Towards a Pax Africana? The AU promises to Creole country The Haitian earthquake elicited what was perhaps the greatest pan African response to people of African descent since the colonial times. Many countries offered generous donations to the Creole nation. Senegal even offered a region to resettle those displaced by the earthquake. The AU considered a proposal to create a separate state for them. In spite of their own internal problems, African countries appear to be reasserting themselves on the global stage, partly emboldened by economies that have grown at an average rate of 5 percent in the last decade largely fueled by foreign investments in energy. In peacemaking, IGADD was instrumental in the Comprehensive Peace Agreement in the Sudan, and today, the AU has the only peacekeeping force in Somalia. However, these successes do not ignore the glaring institutional weakness of continental bodies, but they indicate a shift in thinking about African problems. With Africa assuming an increasingly important role in the global economy, can she exploit her new found position as strategic economic resource?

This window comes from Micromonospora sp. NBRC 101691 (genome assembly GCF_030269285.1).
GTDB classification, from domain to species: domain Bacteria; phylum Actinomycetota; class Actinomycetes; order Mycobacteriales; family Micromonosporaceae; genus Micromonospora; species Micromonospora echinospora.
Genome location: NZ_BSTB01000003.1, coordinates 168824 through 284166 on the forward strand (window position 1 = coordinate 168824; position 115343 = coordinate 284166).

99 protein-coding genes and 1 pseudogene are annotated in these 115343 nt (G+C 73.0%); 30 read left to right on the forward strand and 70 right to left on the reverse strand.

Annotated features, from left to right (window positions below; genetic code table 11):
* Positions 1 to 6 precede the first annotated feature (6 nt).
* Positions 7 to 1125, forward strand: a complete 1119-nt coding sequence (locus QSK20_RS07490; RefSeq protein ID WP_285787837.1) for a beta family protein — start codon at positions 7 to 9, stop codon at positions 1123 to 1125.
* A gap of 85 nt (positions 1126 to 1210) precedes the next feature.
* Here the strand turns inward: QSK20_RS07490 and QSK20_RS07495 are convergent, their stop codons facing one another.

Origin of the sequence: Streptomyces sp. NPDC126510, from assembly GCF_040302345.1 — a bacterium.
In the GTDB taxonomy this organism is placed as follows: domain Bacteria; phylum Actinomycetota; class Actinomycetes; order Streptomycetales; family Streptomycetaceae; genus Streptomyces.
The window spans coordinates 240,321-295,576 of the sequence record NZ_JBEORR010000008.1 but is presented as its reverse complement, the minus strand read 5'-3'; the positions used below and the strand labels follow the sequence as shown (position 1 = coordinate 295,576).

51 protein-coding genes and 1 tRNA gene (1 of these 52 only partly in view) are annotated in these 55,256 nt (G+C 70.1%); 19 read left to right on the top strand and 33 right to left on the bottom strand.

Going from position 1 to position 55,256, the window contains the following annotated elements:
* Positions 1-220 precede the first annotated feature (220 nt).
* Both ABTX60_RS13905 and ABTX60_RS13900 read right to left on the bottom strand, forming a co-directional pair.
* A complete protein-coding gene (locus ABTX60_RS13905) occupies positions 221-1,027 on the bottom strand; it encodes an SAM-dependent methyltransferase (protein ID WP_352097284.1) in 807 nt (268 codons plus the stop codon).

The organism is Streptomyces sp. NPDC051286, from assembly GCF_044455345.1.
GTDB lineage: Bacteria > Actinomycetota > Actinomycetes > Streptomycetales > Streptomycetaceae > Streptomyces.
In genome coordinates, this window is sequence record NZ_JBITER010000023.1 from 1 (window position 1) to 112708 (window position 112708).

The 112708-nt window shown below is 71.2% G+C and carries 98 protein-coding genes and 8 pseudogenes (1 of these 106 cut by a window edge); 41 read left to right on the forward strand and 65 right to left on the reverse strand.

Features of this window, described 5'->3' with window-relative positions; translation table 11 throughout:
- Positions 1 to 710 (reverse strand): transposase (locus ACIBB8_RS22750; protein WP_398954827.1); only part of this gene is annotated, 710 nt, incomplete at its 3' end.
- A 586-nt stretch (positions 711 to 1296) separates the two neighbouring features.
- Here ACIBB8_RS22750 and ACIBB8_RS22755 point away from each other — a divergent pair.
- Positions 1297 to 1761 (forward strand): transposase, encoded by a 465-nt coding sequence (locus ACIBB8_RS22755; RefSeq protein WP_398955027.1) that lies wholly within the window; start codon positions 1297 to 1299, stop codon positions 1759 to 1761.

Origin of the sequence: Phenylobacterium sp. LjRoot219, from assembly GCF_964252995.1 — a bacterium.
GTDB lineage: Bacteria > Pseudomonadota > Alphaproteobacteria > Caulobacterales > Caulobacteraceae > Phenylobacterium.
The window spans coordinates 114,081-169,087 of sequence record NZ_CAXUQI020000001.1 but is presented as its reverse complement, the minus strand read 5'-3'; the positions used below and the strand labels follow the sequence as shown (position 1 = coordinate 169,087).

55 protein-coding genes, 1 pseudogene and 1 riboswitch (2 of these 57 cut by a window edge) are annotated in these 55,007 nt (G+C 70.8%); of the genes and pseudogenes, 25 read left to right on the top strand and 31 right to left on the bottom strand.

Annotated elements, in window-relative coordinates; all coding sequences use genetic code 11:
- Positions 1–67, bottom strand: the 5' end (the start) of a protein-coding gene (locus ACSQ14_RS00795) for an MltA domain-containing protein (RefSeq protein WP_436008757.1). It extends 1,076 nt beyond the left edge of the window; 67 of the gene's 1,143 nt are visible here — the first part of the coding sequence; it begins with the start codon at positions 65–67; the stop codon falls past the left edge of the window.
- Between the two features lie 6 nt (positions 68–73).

Some Recent Developments in Africa April-May, 2010



"People are not worried about saving the environment; they are worried about getting some before it all runs out. That's the mentality: 'China is just going to consume everything -- let's get it now!'


From its classical origins, democracy implied ‘rule by the governed’, its modern usage includes rule of law, equal rights, free speech as well as

These are the words of Clem Sunter, South Africa's leading futurologist and scenario planner. The speed and extend of Chinese “resource grab “in Africa is

freedom of assembly and political pluralism characterized by periodic elections among others. The emphasis on periodic elections however has

unparalleled. Unlike her western counterparts, China

allowed predatory authoritarian leaders such as El Bashir of Sudan to

is not here to spread democracy, or promote Human

legitimize their regimes through often sham elections under the guise of

Rights, china wants Africa’s resources to fuel the

democracy. It is not surprising therefore that the Sudan elections in spite

engine of its growing economy.

of is fraudulent character as evidenced by reports from local and foreign monitors, and which was largely boycotted by major opposition parties, will serve to legitimize the Khartoum regime. Worse still, it will reinforce a sense of apathy and disillusionment for those who have been marginalized for many years. In fact, we could argue that it further

Kenya’s Kibaki (top) and Obasanjo(bottom) in China

incentivizes southern inclination for secession in 2011 referendum. But even with such limited political participation, this may lay the foundation for the emergence of an active civil society that could advocate for increased political space and representation.